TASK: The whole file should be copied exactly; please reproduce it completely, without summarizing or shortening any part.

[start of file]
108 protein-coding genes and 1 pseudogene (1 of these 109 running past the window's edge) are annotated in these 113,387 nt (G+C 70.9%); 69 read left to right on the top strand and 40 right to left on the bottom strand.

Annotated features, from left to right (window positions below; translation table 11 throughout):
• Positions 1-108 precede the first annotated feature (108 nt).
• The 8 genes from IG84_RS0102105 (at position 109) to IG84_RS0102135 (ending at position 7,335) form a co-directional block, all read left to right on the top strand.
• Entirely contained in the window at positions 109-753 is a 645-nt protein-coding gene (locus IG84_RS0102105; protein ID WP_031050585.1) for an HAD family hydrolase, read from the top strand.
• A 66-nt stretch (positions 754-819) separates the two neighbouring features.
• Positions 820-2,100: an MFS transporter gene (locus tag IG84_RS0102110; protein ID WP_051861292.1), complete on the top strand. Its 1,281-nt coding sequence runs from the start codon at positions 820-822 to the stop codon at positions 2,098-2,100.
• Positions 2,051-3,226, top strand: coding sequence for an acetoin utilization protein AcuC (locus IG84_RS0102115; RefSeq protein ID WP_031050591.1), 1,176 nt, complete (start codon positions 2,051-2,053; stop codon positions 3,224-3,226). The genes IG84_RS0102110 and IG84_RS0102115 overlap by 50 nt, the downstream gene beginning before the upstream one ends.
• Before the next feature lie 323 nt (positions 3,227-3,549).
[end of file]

108 protein-coding genes and 1 pseudogene (1 of these 109 running past the window's edge) are annotated in these 113,387 nt (G+C 70.9%); 69 read left to right on the top strand and 40 right to left on the bottom strand.

Annotated features, from left to right (window positions below; translation table 11 throughout):
• Positions 1-108 precede the first annotated feature (108 nt).
• The 8 genes from IG84_RS0102105 (at position 109) to IG84_RS0102135 (ending at position 7,335) form a co-directional block, all read left to right on the top strand.
• Entirely contained in the window at positions 109-753 is a 645-nt protein-coding gene (locus IG84_RS0102105; protein ID WP_031050585.1) for an HAD family hydrolase, read from the top strand.
• A 66-nt stretch (positions 754-819) separates the two neighbouring features.
• Positions 820-2,100: an MFS transporter gene (locus tag IG84_RS0102110; protein ID WP_051861292.1), complete on the top strand. Its 1,281-nt coding sequence runs from the start codon at positions 820-822 to the stop codon at positions 2,098-2,100.
• Positions 2,051-3,226, top strand: coding sequence for an acetoin utilization protein AcuC (locus IG84_RS0102115; RefSeq protein ID WP_031050591.1), 1,176 nt, complete (start codon positions 2,051-2,053; stop codon positions 3,224-3,226). The genes IG84_RS0102110 and IG84_RS0102115 overlap by 50 nt, the downstream gene beginning before the upstream one ends.
• Before the next feature lie 323 nt (positions 3,227-3,549).